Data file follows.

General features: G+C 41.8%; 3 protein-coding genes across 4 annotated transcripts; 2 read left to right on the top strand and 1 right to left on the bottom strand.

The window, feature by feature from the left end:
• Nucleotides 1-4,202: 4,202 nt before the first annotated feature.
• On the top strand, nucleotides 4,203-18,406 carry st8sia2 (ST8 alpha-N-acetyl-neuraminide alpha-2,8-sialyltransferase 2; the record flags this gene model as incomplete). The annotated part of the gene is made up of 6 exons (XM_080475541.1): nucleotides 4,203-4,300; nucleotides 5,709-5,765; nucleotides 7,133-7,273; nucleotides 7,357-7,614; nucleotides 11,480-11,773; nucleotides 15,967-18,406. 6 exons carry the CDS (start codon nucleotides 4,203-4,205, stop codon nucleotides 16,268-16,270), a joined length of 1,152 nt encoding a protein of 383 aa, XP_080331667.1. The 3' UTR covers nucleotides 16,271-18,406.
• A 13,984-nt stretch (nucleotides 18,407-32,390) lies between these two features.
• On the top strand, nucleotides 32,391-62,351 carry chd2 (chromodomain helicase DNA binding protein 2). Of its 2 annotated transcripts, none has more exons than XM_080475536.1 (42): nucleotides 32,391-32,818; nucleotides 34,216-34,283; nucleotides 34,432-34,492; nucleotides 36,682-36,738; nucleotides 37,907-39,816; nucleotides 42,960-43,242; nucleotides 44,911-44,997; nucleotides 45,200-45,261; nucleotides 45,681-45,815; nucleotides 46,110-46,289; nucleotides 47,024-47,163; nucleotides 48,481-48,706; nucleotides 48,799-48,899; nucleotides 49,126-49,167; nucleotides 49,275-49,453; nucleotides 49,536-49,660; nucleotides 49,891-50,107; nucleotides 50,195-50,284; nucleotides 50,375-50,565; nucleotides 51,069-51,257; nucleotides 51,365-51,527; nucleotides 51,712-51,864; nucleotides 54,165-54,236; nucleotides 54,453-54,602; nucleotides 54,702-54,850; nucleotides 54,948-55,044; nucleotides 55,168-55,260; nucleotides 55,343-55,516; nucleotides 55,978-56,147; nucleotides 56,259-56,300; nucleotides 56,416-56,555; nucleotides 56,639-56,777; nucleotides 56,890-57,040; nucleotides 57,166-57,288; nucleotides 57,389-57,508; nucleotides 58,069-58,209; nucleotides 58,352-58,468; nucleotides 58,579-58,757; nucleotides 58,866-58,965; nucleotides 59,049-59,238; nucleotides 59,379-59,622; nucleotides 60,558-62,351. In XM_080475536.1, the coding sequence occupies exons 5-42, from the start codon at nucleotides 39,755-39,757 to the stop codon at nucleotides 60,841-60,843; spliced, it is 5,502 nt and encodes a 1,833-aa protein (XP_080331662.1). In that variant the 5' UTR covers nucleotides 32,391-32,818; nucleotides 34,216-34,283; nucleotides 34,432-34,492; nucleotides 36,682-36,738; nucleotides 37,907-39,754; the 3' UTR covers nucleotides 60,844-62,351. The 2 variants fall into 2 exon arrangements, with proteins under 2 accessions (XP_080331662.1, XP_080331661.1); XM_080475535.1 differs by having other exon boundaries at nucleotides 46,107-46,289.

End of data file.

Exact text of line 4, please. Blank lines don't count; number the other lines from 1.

• On the top strand, nucleotides 4,203-18,406 carry st8sia2 (ST8 alpha-N-acetyl-neuraminide alpha-2,8-sialyltransferase 2; the record flags this gene model as incomplete). The annotated part of the gene is made up of 6 exons (XM_080475541.1): nucleotides 4,203-4,300; nucleotides 5,709-5,765; nucleotides 7,133-7,273; nucleotides 7,357-7,614; nucleotides 11,480-11,773; nucleotides 15,967-18,406. 6 exons carry the CDS (start codon nucleotides 4,203-4,205, stop codon nucleotides 16,268-16,270), a joined length of 1,152 nt encoding a protein of 383 aa, XP_080331667.1. The 3' UTR covers nucleotides 16,271-18,406.